In addition to publishing a number of interesting collections, new graphic novels and foreign translations, Tom Kaczynski's Uncivilized Books also publishes new minicomics, mostly from young cartoonists. It's actually a brilliant move for a publisher who attends a lot of festivals and does a lot of business online, as it's a relatively inexpensive way to introduce one's overall aesthetic to an audience. That said, there's really no unifying aesthetic, theme or genre in this batch of minis from the past couple of years, other than "interesting, well-done work that Kaczynski thought was worth publishing."
My Dead Mother, by Clara Jetsmark. Opening up with a little magical realism, Jetsmark uses a clear line to tell this story of two young women, a dead mother's head attached to one of them, and a loa who has the hots for the other woman. Jetsmark's dedication to that clear line style, the use of lots of negative space and using a variation on a six-panel grid on nearly every page created a strong story rhythm that made the most of its transitions. In terms of the storytelling tone, Jetsmark uses irreverence instead of a more traditional fairy tale voice, reminiscent of a Gilbert Hernandez story more than anything else. Jetsmark goes through the mechanics of a story with familiar tropes and subverts all of them with humor. The studious young woman, Monga, only wants to pass an exam, even as she is simply used to her mother's bandaged head being fused to her. The boy-crazy young woman, Kitty, wants to help her friend. The magical being, a loa named Ghede, is a marvel of character design: huge, oversized head that's too big for his tiny body. So much so that he can't even stand up, which distresses him because he immediately becomes obsessed with Kitty. The ridiculousness of this character, who later pumps iron in an effort to impress Kitty, is particularly funny because Jetsmark plays all of this with a straight face. Indeed, Ghede's absurd attempt at seduction somehow works, thanks to his newly bulked-up arms. Ghede's magic doesn't succeed in freeing Monga from her mom, but it does put her mother into the form of a tiger. The cool and distant quality of Jetsmark's line and the structure of the grid is juxtaposed against the increasingly-absurd nature of the story, resulting in a delightfully silly ending.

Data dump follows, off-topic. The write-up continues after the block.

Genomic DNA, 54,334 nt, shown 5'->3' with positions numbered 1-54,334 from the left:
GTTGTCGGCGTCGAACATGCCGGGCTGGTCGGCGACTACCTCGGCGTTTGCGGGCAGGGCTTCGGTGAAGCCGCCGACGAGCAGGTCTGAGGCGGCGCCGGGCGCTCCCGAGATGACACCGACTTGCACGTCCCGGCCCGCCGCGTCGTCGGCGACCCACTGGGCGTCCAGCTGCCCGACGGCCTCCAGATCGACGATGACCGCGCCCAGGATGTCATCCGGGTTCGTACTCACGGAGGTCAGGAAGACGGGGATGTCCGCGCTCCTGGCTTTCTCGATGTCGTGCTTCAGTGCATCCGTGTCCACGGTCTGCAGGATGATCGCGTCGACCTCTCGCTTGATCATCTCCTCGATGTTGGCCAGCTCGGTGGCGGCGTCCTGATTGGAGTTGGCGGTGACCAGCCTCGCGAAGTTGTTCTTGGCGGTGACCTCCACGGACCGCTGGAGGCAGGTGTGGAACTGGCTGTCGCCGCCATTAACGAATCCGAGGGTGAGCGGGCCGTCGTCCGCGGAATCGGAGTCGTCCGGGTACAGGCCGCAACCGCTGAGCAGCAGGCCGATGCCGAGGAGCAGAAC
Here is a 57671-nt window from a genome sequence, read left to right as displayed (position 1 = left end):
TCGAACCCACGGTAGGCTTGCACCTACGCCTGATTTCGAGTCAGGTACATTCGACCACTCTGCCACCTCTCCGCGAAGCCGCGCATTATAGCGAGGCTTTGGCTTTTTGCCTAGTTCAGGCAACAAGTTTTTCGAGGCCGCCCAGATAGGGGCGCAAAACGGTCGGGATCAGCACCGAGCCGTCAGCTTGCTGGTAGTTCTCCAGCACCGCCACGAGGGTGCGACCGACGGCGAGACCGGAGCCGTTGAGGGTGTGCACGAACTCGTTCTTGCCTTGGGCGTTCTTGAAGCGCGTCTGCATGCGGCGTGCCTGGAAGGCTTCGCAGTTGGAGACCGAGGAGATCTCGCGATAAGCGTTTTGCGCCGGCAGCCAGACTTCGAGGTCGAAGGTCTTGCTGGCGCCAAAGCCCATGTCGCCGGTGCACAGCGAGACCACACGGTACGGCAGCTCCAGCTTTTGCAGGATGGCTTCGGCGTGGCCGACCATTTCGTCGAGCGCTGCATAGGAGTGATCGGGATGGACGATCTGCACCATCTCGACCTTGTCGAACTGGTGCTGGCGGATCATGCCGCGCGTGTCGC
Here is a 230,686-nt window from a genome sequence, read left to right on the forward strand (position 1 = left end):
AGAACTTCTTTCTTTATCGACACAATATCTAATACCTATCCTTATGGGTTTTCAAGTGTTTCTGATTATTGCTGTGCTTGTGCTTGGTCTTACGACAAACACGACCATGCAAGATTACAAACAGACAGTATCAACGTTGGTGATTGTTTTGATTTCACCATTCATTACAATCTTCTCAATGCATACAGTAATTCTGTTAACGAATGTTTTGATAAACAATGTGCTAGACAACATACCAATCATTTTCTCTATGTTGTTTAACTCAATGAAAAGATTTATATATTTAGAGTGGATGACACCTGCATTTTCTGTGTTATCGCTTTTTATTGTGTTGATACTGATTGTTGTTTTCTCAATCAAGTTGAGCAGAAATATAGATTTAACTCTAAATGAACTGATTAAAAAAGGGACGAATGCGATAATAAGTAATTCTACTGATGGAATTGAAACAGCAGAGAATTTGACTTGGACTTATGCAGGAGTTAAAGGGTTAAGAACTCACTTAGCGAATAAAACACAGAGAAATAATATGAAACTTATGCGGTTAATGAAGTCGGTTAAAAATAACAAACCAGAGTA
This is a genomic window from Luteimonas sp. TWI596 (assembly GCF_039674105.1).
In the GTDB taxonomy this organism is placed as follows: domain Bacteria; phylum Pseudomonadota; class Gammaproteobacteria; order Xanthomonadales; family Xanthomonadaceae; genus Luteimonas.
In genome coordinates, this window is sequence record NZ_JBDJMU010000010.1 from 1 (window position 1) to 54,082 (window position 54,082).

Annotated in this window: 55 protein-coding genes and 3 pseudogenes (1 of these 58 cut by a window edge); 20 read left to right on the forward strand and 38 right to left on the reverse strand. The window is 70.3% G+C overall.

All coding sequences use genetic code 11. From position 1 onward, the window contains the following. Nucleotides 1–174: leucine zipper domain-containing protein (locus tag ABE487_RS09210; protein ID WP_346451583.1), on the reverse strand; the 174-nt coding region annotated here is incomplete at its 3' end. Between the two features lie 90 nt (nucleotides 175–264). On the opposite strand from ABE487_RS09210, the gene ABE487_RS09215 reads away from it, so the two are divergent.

Distant City, by Lilly Richard. This is a diary comic/travelogue of Richard's time in Berlin, only its unconventional nature winds up being a kind of commentary on the genre itself. Most travelogues tend to be heavily mediated with regard to the author's narrative point of view. Instead of letting the place speak for itself as much as possible, or else letting the dialogue guide the reader, many graphic memoirists have a tendency to overexplain to their readers, rather than trusting their reader to make certain inferences. In this comic, Richard doesn't have to say, "I am introverted and am nervous about going to Berlin." On the first page alone, in three consecutive panels, she is told about the sort of experience she is "supposed to" have. She reveals that the wildest early adventure she had was having a habit of falling asleep on the subway and getting home later than she wanted.
This is not to say that Richard was a distant storyteller; indeed, it's her dry sense of humor that leaves the deepest impression on the reader, like the bizarre story of being asked to buy some chickens from a creepy local seller, and the highly uncomfortable squirm humor of fending off the advances of a fellow student. Her safety as a young woman in the city is never really openly discussed, but the things she has to do in order to stay safe are always there in subtext. Social discomfort strikes repeatedly, like not remembering how to say "bag" in German and then feeling forced to buy an expensive tote, or leaving a departmental party early because she felt so out of place and then feeling depressed when the host wrote her a nice email after she disappeared. Richard's concluding piece, on the difficulty of trying to grasp the character of a city in a short amount of time having lived there, is thoughtful and smart, much like the rest of the comic. Her cartooning is solid, with body language and general expressiveness being her biggest strengths. She was also quite adept at showing the depth and breadth of the city itself.